CHIBA, Japan (15 September 2019) – It was evening on Day 2 of Chiba Grand Prix, and the final of the Women’s -67kg Croatia’s Matea Jelic of Croatia against France’s Magda Wiet Henin.
From ringside, it was clear that the Croatian had a significant height advantage – and from the opening buzzer, Jelic dominated the centre of the field of play. But not only was the French fighter not intimidated, she opened the scoring with a torso kick, while her fast, never-stand-in-one-place footwork was a lot livelier than the Croatian’s. Jelic threatened with her head kick but Wiet Henin’s distancing kept her out of trouble. The round ended 2-0 to the French athlete.
The pace slowed in the second as both probed each others’ defences. Jelic advanced, forcing the French fighter to dance around the perimeter of the mats, and the score board rose. As the round neared its end, Jelic landed a spin back kick to the torso. Round 2 ended 4-4; meaning Round 3 would decide everything.
Jelic attacked. Wiet Henin danced out of danger – and deployed a thwacking punch that put her ahead by one point. With ten seconds left and just one point behind, the Croatian charged into all-out attack, but Wiet Henin kept cool and stuck to her game. Despite a last-second head kick attempt by by Jelic, the board remained at 5-4 – giving Wiet Henin her first-ever Grand Prix gold.
So – unusually in taekwondo – it as a punch that won it. And punching is Wiet Henin’s DNA.
Born to fight
Both her parents wield skilled fists: Her mother was a boxer, her father a boxer and mixed martial arts fighter.
Their daughter, however, never pulled on the gloves.
“My parents were both world champions, though they are retired now,” Wiet Henin said. “They never wanted me to do boxing – too rough! Taekwondo is more about strategy and spinning kicks; it is not as rough as boxing.”
Even so, something must have been passed down, as her knuckles have become game-winning instruments. “At the end, I won it with the punch,” she said. “It was my second time to win with the punch!”
Now 24, Wiet Henin started taekwondo at age six. Her skill was apparent, and she joined the French Junior National Team at 15, winning a gold at the Junior World Championships in Sharm El Sheikh in 2012. By age 18, she was on the French National Team, relocating from her home in Nancy to Paris to train full time.
Now she is peaking: Her gold in Chiba follows a bronze at the Worlds in Manchester earlier this year. The Grand Prix win was particularly sweet for France: the team had not won a gold in the series since 2015.
In a sport where the financial rewards are few and where the fame is fleeting, the moment of victory in Chiba was worth everything.
“The reward is to feel like someone special,” Wiet Henin said. “That feeling is priceless.”
Taking on Monsters
The win was a particular delight for Wiet Henin’s mother. “My mom is really happy, she was crying,” Wiet Hennin said. “She is normally at the Grand Prix; she knows the level of the fights; and she knows that my opponents are all taller and bigger than me.”
Though Wiet Hennin likes to practice taekwondo’s trademark spectacular moves – back kicks and spinning kicks – they are low-frequency weapons.
“The fighters I have to fight are taller, so I have to control the fight with the front leg, and I have developed an explosive cut kick and follow up,” she said.
Her modest height for her category requires her to play a conservative game – and against Jelic, there was a clear plan. “My coach said that, because she is bigger, I have to do no-risk actions, control the match and engage only when I are 100 percent sure,” she said.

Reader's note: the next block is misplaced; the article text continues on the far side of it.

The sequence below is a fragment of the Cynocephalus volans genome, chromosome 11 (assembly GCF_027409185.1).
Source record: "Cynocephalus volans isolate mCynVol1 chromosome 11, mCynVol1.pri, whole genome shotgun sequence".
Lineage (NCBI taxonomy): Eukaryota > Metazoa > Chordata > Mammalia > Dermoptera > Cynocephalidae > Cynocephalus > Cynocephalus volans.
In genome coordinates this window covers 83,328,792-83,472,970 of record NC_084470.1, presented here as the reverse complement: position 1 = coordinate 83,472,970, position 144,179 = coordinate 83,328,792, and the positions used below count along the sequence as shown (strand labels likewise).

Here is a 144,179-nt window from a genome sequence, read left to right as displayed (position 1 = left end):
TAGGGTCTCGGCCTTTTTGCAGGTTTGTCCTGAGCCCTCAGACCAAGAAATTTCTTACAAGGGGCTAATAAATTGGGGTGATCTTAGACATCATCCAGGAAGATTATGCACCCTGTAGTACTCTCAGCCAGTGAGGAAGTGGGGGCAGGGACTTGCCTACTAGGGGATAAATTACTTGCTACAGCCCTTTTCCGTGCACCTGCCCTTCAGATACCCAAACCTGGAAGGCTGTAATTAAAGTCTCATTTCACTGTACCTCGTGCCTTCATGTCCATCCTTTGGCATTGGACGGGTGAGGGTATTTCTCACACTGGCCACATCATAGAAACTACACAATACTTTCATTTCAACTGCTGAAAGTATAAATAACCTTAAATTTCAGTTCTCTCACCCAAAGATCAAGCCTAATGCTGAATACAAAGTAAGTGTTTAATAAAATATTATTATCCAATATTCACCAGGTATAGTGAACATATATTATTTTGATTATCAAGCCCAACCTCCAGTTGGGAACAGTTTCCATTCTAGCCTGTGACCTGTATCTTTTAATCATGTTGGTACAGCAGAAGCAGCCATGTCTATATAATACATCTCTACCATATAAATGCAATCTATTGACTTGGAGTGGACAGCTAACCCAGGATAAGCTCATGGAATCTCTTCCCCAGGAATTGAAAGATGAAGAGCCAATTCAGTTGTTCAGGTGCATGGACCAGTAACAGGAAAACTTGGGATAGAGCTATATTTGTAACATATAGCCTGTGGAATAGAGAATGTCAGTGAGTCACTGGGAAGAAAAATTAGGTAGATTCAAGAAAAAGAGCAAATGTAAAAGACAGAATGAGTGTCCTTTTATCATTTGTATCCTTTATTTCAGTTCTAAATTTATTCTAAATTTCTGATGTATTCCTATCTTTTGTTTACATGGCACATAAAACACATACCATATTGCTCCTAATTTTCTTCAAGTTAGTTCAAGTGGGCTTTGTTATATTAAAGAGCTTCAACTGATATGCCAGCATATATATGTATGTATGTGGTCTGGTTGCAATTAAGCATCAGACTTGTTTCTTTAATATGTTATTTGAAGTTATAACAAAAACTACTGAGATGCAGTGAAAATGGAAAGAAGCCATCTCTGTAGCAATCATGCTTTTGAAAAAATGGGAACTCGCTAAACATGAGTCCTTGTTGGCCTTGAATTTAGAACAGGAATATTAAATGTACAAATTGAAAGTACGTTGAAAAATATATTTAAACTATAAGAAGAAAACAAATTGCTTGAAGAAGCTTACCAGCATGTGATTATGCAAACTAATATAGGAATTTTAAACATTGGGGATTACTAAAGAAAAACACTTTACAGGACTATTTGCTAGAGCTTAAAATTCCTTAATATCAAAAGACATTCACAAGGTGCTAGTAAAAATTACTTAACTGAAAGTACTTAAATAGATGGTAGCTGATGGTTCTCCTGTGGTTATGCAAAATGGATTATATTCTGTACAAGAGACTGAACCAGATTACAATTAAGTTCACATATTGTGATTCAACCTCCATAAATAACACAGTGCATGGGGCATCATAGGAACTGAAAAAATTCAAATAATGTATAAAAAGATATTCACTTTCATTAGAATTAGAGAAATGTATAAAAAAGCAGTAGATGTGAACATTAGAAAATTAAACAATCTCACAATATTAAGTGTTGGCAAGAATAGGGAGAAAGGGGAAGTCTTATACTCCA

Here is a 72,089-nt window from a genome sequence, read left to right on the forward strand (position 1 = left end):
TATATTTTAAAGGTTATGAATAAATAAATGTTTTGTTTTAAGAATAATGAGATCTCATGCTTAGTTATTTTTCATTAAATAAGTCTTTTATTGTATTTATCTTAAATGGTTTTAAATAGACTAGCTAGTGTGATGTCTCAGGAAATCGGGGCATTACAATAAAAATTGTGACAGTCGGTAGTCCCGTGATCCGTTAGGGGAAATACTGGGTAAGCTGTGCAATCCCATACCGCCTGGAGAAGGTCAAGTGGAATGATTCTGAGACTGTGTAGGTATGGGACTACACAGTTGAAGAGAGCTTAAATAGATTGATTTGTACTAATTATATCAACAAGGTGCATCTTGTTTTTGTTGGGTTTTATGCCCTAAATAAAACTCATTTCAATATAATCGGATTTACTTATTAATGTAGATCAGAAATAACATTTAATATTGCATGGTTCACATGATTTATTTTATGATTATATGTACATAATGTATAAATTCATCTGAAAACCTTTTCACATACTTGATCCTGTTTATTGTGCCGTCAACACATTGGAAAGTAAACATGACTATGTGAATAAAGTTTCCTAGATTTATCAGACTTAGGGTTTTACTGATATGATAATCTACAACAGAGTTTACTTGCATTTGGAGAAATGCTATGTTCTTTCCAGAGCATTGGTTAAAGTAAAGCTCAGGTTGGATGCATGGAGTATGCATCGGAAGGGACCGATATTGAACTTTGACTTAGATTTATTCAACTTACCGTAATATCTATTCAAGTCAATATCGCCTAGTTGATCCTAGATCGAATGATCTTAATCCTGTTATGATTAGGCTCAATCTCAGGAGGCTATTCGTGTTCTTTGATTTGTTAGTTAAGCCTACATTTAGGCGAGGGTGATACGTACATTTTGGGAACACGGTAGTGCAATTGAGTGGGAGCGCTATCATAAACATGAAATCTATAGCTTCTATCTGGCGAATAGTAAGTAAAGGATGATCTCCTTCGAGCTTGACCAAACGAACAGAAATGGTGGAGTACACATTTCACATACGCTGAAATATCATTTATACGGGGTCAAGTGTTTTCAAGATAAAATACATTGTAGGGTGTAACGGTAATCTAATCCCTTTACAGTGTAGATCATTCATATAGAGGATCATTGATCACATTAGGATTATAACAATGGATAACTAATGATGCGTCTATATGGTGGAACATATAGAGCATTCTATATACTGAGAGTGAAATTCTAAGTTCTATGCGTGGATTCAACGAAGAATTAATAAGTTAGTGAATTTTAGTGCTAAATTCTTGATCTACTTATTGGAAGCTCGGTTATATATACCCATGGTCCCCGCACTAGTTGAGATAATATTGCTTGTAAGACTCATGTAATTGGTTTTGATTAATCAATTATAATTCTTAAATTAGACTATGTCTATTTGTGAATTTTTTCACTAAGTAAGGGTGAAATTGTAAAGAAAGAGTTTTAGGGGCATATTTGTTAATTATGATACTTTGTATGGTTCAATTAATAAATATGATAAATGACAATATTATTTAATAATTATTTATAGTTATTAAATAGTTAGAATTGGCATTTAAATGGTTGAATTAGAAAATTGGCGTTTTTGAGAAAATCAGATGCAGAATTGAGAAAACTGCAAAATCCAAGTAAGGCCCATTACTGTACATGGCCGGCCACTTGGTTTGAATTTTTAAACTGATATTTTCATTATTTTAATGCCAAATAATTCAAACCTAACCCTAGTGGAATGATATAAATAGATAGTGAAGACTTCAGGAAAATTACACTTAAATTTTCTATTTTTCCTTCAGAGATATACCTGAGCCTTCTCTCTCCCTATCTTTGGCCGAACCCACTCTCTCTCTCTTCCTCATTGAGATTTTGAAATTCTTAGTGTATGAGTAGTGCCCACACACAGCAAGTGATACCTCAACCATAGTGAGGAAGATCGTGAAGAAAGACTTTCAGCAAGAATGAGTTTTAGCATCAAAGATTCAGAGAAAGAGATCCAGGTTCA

She has some advice for anyone taking on bigger opponents.
“Don’t be scared! Their size does not mean they will win, it means you have to use other weapons,” she said. “Their weapon is size – we have a lot of different weapons.”
One of those, of course, is the punch – a close-range weapon that favors smaller players.
In terms of her own strengths, Wiet Henin mentions speed, precision and conditioning. “I can go three rounds and keep going, going and going,” she said – but when asked to reveal her endurance routine, she countered with, “That’s a secret!”
As she showed against Jelic, she is not someone who is intimidated. That is a result of mental conditioning.
“We prepare for every match, so when I come, I know how to get ready in my head,” she said. Wiet Henin uses mental focus and breathing exercises to suppress the pre-fight jitters. “I am not stressed – I know how to manage it,” she said “I know what I have to do in my matches.”
Loving the Game
Live every athlete, she knows the time window will only be open for a limited time. “This is my passion,” she said. “I know this will not be my job in the future.”
She is currently pursuing a masters degree in human resource management in Paris, though, given her preparations for Tokyo 2020, will not finish the degree this year.
“It’s a lot of fun,” she said. ‘I go everywhere with the team, my boyfriend with me, and we go to China, the US and Japan.”
Obviously, she is hoping to return to Japan next year for the “Greatest Show on Earth.” “I have dreamed about the Olympics since I was six,” she said.
And it is not just her own dream: Her mother never got the chance to box in the Olympics but now may see her daughter kick her way to glory. “
“It was my mother’s dream,” Wiet Henin said.” Now, it is my dream.”
Magda Wiet Henin: At a Glance:
Hobby? “Dancing and shopping with my boyfriend and spending time with my family.”
Favorite song? “American rap – especially ‘21 Savages.’”
Favorite movie? “Murder” (Netflix)
Favorite food? “Thai.”
Why do you do taekwondo? “Because I want to win.”
Motto: “Nothing springs to mind.”